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Centre Court

At Wimbledon with Rolex

His ferocious grace makes him appear to float a fraction above the famous grass, whether it’s the lush, sappy carpet of the opening day or the parched, hard savannah of the final Sunday

Centre Court at Wimbledon has its own microclimate; intense, pressurised, and high octane. Slip into one of the dark green seats on match day, and you’ll hear an uncanny, low level hum. It’s the sound of 15,000 people paying attention, and, en masse, putting on a musical performance of their own. The ball, reaching speeds of close to 240 km an hour, provides the explosive percussion to the crowd’s chorus. On wet days, when the roof slithers across the arena to repel the rain, the sounds are amplified even more, and become concussive rather than simply percussive. Add the rippling roars of the fans and their clattering applause, and the soundtrack is simply thunderous. While the crowd may scream, showy advertising hoardings do not. Unlike the other Grand Slams, Wimbledon would never allow such a thing. Instead it remains a restrained, timeless enclave of purple and green. Even the frothy hanging baskets of flowers are colour coded.

Each summer, visitors to Wimbledon devour 34,000 kg of strawberries, 110,000 scones, 320,000 glasses of Pimm’s, and 29,000 bottles of champagne. It’s the food of a mythical English summer, which, so often, exists only in the imagination. Even when there’s a deluge, the fans stoically sit it out, listening to the raindrops pinging off their steamed up plastic ponchos. Years ago, before the arrival of the roof, there was always an unspoken dread that the rain would come on the same day as your prized golden ticket. But the drama was part of the deal, and it still is for those with tickets to the roofless courts.

No other tennis tournament has Wimbledon’s sense of timeless poise – a consequence both of its history and its refusal to bend to the jurisdiction of the future. The Royal Box, a vast ocean going wooden raft tilting into the sea of green plastic seating, has a protocol worthy of an independent principality. Male guests are discreetly warned in advance that ties must be worn, ‘to avoid any embarrassment.’ The tournament rule that competitors wear all white clothing has become stricter over time, rather than less so. This year, two male players were sent off court for sporting dark underpants that were judged to gleam through the snowy white of their shorts. Comically, an official ran on bearing bundles of spare white underwear for them to change into before play could resume.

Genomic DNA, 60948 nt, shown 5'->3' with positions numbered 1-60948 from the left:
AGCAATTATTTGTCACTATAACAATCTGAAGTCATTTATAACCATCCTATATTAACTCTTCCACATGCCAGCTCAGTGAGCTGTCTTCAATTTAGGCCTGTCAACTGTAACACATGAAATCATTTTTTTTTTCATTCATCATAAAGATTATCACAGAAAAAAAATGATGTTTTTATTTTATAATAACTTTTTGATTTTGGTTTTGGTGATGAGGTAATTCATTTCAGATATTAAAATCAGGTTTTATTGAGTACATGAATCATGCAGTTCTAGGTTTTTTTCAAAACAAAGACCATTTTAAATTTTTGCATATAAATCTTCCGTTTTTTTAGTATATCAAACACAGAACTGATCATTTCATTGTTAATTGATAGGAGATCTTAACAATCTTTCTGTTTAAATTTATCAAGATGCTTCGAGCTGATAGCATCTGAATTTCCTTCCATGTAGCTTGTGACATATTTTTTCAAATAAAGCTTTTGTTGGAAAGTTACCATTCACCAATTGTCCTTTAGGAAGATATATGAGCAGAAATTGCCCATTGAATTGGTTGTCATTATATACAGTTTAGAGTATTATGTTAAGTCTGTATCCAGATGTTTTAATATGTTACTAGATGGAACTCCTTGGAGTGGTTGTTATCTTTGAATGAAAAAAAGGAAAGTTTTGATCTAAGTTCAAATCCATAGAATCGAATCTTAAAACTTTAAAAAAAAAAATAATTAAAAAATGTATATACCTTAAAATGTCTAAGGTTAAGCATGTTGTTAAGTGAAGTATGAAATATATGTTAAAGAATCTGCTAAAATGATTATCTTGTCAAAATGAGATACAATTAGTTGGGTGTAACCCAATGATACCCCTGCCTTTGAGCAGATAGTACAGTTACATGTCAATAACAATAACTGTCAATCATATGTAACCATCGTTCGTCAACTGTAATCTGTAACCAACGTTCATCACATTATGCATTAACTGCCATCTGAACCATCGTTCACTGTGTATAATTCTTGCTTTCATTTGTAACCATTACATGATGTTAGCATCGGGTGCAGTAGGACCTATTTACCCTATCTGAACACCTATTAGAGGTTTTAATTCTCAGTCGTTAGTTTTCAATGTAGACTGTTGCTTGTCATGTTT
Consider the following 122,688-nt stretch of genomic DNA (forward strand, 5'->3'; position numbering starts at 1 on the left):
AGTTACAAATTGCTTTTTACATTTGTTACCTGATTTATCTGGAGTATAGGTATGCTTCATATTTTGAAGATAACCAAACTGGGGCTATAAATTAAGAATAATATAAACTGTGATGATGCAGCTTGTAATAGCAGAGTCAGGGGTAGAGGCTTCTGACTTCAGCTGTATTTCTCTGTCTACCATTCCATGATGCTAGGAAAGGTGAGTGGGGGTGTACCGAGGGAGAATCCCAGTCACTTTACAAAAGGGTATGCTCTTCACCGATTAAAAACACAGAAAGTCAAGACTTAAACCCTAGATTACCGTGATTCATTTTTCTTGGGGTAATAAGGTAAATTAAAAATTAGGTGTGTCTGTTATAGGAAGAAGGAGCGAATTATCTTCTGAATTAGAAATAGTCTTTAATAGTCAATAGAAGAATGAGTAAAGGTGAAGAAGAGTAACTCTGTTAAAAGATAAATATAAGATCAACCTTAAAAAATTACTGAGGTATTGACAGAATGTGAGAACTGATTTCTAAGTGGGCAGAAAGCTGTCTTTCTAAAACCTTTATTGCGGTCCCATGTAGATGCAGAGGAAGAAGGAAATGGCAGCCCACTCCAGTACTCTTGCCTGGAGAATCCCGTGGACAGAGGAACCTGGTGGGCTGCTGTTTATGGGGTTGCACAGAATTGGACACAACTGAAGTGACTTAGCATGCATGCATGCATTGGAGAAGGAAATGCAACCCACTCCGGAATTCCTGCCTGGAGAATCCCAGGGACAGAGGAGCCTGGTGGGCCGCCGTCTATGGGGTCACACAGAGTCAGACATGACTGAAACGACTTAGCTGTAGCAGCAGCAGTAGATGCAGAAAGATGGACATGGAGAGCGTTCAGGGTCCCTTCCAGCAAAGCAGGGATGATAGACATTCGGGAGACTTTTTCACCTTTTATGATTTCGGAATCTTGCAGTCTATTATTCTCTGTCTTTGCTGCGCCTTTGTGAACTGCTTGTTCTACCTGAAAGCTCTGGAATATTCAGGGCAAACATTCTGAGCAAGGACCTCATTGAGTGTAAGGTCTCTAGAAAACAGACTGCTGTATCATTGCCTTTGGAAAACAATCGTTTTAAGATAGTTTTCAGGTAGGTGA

No competitor, however celebrated, comes on court at Wimbledon certain that they can write themselves into the tournament’s history. As three time Wimbledon champion Boris Becker put it this year, you can only live in the present moment, and hope that the future will take care of itself. Time is such a precious commodity at Wimbledon that the tournament has its own official timekeeper. Rolex has performed the task of counting the seconds and the minutes, precisely marking time since 1978. A discreet golden Rolex clock face adorns the dark green hoarding on Centre Court, alongside the board that displays the speed of the ball.

This juxtaposition of timing devices is the perfect metaphor for Wimbledon: the speed clock showing supersonic serves, standing alongside the sober Rolex timekeeping clock verifying the present moment. Tick, tick, tick – time is racing by, time is standing still. Only Roger Federer seems able to stop time. This year he became the only man ever to win eight titles at Wimbledon, and the oldest man in history to claim the title. His ferocious grace makes him appear to float a fraction above the famous grass, whether it’s the lush, sappy carpet of the opening day or the parched, hard savannah of the final Sunday. Federer’s famous balletic backhands explode off his racket like popped paper bags, while cunning drop shots slither over the net and die in the conniving grass.

Staring at the timekeeping clock on Centre Court this year, I was sent back into my own past as a ball girl. The games we used to hate were the doubles. If you’re crouched down by the umpire’s chair ready to sprint across the court to hoover up a ball, it’s infuriating when the player at the net sweeps it up with their racket head and flips it at you to catch instead. It’s like preparing to be Usain Bolt and trying to turn into Magic Johnson halfway across the court. But that, of course, is what the players are striving for on every single point – to be as fast as Bolt, as dexterous as Magic, and, thereby, to write themselves into Wimbledon’s past, present and future.

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